Embracing Change in the Fire Alarm Industry

March 13, 2015
How technological advancement and user expectations are having a dramatic impact

Advancements in technology — from IP to mobile and beyond — have resulted in major changes in the life safety industry for everything but fire alarm systems… until now.

The fire alarm industry has been stable for many years other than a few tweaks. The largest change came in the early 1990s with the introduction of Signaling Line Circuits (SLC) or Addressable Fire Alarm Systems. Today, in response to the shift in society due to the evolution of technology, the fire alarm industry is undergoing numerous changes — changes in code, the demise of old technology, a push to decrease false alarms while increasing standards and the escalation in user expectations — are all contributing to the significant changes in the industry.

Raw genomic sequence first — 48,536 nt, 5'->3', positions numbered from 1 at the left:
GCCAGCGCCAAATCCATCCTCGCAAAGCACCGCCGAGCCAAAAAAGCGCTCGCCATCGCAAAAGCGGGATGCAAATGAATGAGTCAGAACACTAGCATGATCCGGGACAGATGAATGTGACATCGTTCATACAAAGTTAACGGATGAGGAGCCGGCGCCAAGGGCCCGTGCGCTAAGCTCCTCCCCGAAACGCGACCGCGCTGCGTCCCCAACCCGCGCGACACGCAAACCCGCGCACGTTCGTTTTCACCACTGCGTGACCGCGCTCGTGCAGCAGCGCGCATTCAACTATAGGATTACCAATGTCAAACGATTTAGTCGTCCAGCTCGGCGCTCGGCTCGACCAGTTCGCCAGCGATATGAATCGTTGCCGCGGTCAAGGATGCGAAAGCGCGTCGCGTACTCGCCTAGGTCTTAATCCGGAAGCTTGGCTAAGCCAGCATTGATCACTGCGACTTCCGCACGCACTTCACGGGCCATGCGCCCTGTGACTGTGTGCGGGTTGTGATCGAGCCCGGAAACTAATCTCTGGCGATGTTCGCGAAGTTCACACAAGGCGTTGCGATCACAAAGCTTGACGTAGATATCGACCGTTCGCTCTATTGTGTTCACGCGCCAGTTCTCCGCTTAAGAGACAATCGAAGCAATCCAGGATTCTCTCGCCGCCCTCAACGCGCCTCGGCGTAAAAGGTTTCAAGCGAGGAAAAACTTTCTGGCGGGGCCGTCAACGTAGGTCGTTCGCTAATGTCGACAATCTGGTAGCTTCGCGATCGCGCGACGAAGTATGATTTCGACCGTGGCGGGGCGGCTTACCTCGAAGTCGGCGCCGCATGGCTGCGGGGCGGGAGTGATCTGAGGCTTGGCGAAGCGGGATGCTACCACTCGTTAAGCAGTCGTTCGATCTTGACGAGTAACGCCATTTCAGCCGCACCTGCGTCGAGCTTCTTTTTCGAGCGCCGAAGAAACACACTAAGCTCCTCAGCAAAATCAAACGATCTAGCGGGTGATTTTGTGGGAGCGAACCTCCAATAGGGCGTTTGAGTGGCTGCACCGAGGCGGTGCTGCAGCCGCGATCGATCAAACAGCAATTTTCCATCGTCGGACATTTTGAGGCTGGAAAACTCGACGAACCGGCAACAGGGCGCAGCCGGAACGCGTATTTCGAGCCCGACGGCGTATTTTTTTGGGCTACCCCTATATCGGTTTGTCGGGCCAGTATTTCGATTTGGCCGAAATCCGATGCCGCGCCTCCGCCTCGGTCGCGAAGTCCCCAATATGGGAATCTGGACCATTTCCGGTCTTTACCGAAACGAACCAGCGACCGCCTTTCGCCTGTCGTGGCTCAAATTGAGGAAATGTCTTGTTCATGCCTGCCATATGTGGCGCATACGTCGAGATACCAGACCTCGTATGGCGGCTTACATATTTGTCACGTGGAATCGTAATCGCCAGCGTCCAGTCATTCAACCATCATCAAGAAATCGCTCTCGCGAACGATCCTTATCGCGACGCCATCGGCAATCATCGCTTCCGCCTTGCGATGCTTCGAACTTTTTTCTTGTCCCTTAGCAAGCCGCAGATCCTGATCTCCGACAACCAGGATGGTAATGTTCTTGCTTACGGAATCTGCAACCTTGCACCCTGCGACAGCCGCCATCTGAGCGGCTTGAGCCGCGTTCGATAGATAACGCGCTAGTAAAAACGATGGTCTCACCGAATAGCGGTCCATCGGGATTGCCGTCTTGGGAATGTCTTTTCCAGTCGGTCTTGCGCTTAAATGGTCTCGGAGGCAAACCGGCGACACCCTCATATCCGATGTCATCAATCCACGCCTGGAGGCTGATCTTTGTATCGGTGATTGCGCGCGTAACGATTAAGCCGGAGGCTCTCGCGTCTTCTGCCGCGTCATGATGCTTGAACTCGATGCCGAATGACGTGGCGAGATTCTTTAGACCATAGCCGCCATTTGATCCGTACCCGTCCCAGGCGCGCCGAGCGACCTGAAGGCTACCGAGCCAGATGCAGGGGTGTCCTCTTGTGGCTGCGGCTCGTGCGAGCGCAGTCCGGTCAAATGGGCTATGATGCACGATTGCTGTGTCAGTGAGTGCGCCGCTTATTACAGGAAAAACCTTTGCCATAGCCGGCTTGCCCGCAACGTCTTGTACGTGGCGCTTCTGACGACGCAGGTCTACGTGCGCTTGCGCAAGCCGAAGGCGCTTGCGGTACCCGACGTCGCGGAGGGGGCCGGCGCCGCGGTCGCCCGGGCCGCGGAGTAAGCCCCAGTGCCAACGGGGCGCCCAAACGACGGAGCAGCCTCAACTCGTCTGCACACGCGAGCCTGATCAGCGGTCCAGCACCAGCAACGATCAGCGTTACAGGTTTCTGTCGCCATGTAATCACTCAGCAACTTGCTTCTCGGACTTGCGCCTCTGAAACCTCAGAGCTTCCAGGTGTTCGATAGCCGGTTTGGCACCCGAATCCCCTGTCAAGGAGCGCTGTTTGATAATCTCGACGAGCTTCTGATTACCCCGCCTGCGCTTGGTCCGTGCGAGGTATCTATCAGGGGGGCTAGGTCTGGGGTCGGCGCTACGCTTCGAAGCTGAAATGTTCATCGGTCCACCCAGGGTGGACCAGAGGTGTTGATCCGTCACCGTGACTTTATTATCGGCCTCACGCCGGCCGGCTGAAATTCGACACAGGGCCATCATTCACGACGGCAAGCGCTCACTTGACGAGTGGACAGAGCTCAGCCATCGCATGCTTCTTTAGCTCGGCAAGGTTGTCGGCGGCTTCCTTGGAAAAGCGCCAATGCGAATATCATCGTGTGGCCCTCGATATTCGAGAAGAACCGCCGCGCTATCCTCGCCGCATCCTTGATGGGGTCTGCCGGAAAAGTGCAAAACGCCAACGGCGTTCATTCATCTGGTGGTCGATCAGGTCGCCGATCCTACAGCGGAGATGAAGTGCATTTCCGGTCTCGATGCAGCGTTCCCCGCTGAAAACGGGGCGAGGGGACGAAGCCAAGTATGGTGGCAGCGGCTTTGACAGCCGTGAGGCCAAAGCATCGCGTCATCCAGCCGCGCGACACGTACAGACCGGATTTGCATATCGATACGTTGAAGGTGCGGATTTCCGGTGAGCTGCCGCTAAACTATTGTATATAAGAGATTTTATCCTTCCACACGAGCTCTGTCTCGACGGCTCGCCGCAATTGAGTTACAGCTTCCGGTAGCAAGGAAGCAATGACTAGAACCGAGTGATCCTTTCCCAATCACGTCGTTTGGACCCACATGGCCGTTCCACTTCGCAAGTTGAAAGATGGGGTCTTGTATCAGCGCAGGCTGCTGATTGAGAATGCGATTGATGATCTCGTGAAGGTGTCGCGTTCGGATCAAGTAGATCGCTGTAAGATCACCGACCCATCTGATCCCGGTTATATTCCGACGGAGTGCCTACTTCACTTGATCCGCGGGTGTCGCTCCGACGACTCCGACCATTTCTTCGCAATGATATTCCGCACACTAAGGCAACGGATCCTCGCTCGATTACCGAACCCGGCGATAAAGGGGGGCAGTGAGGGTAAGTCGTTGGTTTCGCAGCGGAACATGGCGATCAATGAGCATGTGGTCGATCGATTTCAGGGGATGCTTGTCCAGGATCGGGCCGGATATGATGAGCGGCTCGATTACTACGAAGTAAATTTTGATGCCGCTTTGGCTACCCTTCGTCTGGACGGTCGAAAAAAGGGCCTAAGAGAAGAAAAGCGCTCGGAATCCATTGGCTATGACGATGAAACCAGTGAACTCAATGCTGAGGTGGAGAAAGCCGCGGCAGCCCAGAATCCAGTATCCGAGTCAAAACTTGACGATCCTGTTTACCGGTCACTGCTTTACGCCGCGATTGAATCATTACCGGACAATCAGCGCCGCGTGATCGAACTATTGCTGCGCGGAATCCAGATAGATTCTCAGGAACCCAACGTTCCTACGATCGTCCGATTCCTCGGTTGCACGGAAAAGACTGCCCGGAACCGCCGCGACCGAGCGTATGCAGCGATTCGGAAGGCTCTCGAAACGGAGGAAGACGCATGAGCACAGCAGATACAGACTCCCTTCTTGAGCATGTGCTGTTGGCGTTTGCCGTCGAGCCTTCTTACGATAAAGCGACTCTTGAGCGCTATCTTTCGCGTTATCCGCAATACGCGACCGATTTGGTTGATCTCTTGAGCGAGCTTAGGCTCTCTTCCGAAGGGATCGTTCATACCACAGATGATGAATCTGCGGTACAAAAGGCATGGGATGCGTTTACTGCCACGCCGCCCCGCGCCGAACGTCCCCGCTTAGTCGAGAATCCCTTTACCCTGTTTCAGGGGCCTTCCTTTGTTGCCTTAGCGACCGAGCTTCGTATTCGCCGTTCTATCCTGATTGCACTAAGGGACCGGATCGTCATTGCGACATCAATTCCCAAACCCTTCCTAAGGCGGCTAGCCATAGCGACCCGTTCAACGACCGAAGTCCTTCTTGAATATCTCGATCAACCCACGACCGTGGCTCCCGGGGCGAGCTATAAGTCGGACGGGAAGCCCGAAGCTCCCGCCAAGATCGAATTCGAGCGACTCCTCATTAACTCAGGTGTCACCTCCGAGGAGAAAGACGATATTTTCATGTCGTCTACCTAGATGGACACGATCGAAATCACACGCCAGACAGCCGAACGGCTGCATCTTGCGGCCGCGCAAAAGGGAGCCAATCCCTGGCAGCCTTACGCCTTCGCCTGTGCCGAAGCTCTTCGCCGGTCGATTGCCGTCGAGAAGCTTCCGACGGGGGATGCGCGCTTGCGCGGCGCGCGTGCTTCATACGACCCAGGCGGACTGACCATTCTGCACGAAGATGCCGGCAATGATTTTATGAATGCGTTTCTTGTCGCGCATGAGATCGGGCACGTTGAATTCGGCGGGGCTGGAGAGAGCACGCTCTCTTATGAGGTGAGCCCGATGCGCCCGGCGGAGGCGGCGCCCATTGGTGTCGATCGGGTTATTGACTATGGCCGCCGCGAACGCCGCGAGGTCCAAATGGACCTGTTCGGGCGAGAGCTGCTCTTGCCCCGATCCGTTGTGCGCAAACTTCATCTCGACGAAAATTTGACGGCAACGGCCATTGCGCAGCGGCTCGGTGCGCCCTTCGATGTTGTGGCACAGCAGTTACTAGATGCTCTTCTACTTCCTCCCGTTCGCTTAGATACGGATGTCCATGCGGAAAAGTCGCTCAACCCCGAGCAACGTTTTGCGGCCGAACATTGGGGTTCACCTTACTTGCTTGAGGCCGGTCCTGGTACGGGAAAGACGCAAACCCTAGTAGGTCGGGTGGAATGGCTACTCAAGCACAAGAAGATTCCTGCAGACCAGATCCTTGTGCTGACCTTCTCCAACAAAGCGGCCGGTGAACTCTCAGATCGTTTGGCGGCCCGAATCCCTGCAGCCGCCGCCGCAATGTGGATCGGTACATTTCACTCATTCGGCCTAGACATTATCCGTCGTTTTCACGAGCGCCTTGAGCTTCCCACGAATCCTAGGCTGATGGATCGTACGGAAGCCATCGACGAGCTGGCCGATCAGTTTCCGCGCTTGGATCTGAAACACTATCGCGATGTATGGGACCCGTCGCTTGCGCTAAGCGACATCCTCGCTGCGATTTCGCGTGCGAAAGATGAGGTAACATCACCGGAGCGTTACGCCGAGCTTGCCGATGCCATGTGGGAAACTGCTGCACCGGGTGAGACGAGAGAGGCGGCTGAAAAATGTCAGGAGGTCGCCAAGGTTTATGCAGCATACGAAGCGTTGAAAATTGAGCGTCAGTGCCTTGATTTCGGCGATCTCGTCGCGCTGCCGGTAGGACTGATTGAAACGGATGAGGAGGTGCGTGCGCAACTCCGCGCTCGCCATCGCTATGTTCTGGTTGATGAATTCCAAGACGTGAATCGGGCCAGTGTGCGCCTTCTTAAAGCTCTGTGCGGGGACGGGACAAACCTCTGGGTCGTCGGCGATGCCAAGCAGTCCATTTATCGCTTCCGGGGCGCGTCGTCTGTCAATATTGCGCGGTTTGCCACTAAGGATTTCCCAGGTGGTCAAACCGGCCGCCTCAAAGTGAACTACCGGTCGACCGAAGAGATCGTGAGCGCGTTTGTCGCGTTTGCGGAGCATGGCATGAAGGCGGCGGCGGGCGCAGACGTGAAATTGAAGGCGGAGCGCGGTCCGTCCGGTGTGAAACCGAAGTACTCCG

The fire alarm industry was stagnant for so long, making it inevitable that major changes were on the horizon. Now that change is finally being accepted in the fire alarm industry, it is expected to continue in the years to come.

The National Fire Protection Association (NFPA), realizing that there had not been any significant changes since the late 1800s, has begun to fully embrace technology and apply it to the fire alarm industry. The NFPA Standards Council has taken into consideration the expectations of society and technological advancements to create individual chapters to address these matters.

With that in mind, the Council saw the opportunity to rewrite NFPA72 2010 Edition to allow for expansion from 11 chapters to 29 chapters. With the expansion, chapters were written to address current technologies, while other chapters were left blank to provide space for future additions to the code; thus opening the door for the many changes in the future.